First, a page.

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Life of the party

education Updated: Sep 22, 2011 11:39 IST
Pankaj Mullick

Be it the serious-minded music aficionado or the casual reveller, live entertainment holds a similar draw for both. The entertainers who provide this special ingredient are both revered and reviled — depending on subjective tastes — thus have to be ready for both. But central to their sense of fulfilment are opportunities to display their talent, a sense of recognition and developing their skills. And, it takes a special person to make it… as well as to last in this profession.

“The traits one should have (to be a successful entertainer) are confidence, determination, dedication and focus and more than anything, a person should know what s/he is doing,” says Kailash Kher, renowned playback singer who can attest to the struggle that is part and parcel to success in this industry. Before making it to Mumbai, Kher had succumbed to his parents’ wishes and started an export-import business, which was a failure. The passion for music was, however, lasting and the dedication thereof is what has helped him attain his present position of fame and respect.

Industry veteran Sikandar Khan concurs: “One should have vision, imagination, determination, work ethics, adaptability, an understanding of one’s audience, a passion to entertain, a positive attitude, innovativeness, self-confidence, discipline, and an ability to create a friendly atmosphere” to make it as an entertainer. Khan, popularly known as the ‘voice of Amitabh Bachchan’ due to his fantastic impressions of Big B’s voice, is currently director-events of Star Beats Entertainment, a Mumbai-based entertainment company that specialises in events that feature Bollywood stars.

Khan also suggests people should get to know the industry well, and work out how they intend to entertain that is, get their act together. Being a very competitive place, opportunities are scarce and rarely present themselves. So, don’t keep industry people guessing about your potential — give them a good presentation of your talent the first chance you get.

The entertainment industry reacts to and acts like a mirror to society, so it’s important to be aware of current events and topics, Khan adds.
Given that judgment of one’s talent is dependent on the subjectivity of people who are established in the industry, one must learn to accept a level of cynicism and deal with disappointment.

“In every career, there are hurdles and there are lows and highs. A beginner has to be ready for both failure and success, especially in the creative field. According to me, what we call failure is also the gateway to success,” encourages Kher, who was ‘discovered’ while doing advertising jingles before he became the new voice of Sufi music.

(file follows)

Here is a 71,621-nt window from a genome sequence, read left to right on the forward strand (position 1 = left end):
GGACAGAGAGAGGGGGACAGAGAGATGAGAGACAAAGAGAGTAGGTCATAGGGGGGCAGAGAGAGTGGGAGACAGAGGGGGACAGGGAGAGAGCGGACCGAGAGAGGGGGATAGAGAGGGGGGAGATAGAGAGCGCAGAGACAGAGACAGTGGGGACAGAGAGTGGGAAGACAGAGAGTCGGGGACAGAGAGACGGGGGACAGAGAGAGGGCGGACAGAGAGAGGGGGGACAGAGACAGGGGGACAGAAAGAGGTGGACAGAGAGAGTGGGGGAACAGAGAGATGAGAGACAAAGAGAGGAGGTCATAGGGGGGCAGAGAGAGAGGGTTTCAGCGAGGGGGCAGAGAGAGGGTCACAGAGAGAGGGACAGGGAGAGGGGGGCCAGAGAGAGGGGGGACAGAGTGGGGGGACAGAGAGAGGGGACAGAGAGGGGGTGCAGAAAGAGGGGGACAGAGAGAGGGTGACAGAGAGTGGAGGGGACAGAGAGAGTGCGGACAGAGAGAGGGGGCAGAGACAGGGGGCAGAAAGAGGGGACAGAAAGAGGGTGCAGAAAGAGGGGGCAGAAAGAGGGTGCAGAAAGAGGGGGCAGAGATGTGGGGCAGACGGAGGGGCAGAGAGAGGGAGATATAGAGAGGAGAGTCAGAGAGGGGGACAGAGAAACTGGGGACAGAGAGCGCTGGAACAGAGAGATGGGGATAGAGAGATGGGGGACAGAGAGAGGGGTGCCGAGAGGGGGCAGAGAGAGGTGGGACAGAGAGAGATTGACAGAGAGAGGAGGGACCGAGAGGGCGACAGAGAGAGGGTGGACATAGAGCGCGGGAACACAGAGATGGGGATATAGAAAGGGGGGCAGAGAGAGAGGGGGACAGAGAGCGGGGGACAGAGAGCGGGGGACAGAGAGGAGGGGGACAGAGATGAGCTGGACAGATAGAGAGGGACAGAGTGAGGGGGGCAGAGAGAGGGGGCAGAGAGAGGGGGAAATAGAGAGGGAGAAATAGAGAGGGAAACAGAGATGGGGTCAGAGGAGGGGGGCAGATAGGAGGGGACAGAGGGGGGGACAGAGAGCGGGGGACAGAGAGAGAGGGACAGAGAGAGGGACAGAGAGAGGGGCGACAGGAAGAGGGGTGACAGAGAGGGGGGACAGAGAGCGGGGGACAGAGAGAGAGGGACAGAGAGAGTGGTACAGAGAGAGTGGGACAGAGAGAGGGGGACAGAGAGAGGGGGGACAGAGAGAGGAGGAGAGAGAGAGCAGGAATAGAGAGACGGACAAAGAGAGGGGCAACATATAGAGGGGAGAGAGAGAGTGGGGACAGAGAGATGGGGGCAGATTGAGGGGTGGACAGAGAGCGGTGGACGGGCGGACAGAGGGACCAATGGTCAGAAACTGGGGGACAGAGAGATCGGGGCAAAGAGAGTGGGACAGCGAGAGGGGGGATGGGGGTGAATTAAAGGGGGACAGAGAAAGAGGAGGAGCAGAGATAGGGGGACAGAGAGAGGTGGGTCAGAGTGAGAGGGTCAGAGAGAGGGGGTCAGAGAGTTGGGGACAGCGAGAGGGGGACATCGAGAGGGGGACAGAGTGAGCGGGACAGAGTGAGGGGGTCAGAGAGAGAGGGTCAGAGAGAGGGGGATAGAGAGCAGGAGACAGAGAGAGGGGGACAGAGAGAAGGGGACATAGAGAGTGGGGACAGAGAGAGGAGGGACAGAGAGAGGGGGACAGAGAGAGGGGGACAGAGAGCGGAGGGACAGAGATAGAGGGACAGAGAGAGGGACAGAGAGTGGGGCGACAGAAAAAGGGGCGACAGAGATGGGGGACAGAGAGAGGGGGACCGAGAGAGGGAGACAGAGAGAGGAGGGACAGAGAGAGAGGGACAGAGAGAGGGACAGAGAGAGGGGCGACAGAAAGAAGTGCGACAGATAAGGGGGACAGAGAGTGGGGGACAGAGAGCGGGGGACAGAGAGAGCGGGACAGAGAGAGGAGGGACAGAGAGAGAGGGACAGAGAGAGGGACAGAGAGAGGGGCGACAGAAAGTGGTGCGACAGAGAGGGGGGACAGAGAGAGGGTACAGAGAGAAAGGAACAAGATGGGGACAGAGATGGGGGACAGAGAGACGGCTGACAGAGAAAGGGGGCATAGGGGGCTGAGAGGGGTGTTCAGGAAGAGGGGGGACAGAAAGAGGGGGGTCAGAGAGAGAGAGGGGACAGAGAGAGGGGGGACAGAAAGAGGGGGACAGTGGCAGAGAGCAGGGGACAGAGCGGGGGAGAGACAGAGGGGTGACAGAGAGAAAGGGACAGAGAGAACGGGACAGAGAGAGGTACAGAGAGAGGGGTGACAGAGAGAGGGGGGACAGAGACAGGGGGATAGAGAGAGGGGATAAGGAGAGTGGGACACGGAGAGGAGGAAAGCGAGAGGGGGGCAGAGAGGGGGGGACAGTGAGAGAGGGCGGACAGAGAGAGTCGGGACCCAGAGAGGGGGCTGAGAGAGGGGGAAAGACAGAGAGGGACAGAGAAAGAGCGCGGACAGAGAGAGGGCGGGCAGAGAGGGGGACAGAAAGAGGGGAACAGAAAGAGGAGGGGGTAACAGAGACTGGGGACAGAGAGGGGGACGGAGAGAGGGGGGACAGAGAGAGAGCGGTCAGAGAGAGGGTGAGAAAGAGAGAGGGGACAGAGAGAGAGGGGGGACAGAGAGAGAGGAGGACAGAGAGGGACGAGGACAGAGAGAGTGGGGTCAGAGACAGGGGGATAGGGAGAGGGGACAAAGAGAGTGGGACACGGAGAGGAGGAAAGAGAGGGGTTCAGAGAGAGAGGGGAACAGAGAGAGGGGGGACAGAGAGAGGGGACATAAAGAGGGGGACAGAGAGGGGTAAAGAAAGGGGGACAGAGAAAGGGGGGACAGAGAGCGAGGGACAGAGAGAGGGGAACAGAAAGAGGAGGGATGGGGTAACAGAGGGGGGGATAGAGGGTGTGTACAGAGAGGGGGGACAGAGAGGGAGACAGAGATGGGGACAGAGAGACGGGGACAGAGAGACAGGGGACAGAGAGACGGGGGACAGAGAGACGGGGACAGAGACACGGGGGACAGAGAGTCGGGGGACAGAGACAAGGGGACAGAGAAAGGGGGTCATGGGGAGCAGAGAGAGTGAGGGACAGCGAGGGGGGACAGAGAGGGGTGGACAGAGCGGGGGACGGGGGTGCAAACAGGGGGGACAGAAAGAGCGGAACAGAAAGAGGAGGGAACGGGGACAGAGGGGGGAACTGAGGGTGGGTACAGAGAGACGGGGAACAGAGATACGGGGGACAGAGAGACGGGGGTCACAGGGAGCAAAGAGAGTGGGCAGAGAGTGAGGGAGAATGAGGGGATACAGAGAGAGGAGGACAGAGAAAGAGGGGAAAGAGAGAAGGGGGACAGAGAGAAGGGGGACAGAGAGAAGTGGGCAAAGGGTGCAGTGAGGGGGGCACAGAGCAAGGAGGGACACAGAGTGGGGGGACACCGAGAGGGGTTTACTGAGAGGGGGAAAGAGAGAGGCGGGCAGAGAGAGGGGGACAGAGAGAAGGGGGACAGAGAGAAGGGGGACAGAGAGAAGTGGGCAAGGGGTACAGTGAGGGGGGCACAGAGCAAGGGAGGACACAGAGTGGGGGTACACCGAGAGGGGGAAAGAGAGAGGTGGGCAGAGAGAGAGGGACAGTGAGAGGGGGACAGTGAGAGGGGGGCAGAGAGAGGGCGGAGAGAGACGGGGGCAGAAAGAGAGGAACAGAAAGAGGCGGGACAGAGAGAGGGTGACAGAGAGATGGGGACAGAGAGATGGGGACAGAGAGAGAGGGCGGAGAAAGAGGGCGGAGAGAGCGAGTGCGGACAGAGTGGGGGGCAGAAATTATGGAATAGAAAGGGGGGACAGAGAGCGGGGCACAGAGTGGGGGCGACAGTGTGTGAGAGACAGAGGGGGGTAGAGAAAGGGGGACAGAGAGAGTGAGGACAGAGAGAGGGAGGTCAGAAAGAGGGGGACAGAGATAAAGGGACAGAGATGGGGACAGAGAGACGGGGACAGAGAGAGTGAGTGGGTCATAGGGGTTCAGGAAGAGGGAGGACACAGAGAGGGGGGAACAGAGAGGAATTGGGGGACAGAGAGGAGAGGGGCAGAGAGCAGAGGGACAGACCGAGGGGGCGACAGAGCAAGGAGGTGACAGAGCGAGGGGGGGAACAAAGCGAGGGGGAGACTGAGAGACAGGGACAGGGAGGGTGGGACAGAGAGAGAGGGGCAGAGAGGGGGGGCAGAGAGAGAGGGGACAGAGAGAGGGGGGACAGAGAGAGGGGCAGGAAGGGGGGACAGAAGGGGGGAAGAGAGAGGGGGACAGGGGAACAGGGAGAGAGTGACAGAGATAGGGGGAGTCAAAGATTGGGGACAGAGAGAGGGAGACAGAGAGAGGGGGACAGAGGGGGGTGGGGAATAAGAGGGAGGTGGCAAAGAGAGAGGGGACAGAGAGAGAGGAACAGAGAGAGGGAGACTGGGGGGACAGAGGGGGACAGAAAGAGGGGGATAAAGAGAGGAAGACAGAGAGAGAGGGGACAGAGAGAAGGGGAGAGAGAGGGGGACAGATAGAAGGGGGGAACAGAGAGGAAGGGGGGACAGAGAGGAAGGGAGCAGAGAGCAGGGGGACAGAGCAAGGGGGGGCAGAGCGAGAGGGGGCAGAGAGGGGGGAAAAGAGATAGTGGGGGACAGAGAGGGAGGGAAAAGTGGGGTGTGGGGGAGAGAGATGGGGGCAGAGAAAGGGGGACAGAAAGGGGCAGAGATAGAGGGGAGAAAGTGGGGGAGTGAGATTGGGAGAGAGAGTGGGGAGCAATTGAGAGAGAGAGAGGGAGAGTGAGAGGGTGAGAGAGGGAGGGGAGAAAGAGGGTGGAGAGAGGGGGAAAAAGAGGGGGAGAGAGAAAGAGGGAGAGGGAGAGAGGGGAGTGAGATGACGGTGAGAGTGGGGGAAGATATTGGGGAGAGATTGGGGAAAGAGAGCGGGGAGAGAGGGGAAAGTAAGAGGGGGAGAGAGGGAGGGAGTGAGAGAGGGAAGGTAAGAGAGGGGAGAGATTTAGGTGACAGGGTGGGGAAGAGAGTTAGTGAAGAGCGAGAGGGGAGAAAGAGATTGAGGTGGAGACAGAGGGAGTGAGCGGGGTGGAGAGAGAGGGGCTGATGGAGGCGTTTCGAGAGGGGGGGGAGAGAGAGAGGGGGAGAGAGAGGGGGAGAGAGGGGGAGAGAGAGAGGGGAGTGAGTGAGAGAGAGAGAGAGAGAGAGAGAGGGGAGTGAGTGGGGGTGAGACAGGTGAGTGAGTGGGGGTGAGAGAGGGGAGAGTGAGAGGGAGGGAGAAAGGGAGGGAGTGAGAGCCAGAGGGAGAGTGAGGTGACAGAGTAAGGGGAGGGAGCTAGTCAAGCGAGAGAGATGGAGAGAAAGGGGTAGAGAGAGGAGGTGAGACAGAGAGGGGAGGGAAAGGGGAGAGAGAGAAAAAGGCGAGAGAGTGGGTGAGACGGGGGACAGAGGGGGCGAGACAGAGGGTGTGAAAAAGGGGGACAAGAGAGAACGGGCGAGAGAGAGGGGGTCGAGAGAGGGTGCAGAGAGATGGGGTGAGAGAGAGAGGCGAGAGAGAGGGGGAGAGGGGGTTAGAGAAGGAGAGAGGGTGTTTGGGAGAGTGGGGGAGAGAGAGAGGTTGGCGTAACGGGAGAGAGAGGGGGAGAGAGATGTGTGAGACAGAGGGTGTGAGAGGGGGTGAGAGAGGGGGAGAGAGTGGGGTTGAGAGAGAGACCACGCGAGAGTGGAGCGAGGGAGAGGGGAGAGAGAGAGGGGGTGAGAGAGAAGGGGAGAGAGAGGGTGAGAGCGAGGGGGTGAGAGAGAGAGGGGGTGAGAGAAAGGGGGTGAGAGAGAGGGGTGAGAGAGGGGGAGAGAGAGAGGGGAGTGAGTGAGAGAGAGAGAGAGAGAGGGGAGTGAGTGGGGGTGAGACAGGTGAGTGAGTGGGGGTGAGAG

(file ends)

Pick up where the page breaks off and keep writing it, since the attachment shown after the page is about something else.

Say you have the talent and resilience to make it as an entertainer. Apart from fame, what kind of money can one expect in the profession? “My belief is that there is no set formula for earning more or less money. Only your hard work, sincerity, honesty, dedication, devotion and, on top of that, destiny can decide how, why, how much and when one can earn,” says Kher.

Khan says, “Earning money has no limit in the field of entertainment. It depends on how popular and entertaining the entertainer is and the number of assignments one has in hand. To maximise one’s earning one should be unique, talented and a popular entertainer. Build a big network of clients by giving one’s best performances so that one remains visible in the entertainment market,” says Khan.

Kher has a unique take on people looking for advice. He cautions people to listen to their heart alone and not to look for advice from here and there in the hope of fast-tracking one’s journey to success. “My advice is there shouldn’t be any advice because most confusion arises because of imperfect advice. If you want to really grow in any career, please experience it on your own. Be your own guide and be your own guru,” he says.

What's it about?
A wide variety of skills can support a career as an entertainer. If one sings, one could be called to display one’s talent at parties, marriages and corporate events. As an actor, one could channelise one’s skills into doing impressions of famous personalities (film star impressions have always been in demand in India). Stand-up comedians are also seeing renewed interest thanks to television programmes that profile such talent. Dancers are also in huge demand for entertainment events. Singers and actors can also do voice work for dubs and advertising jingles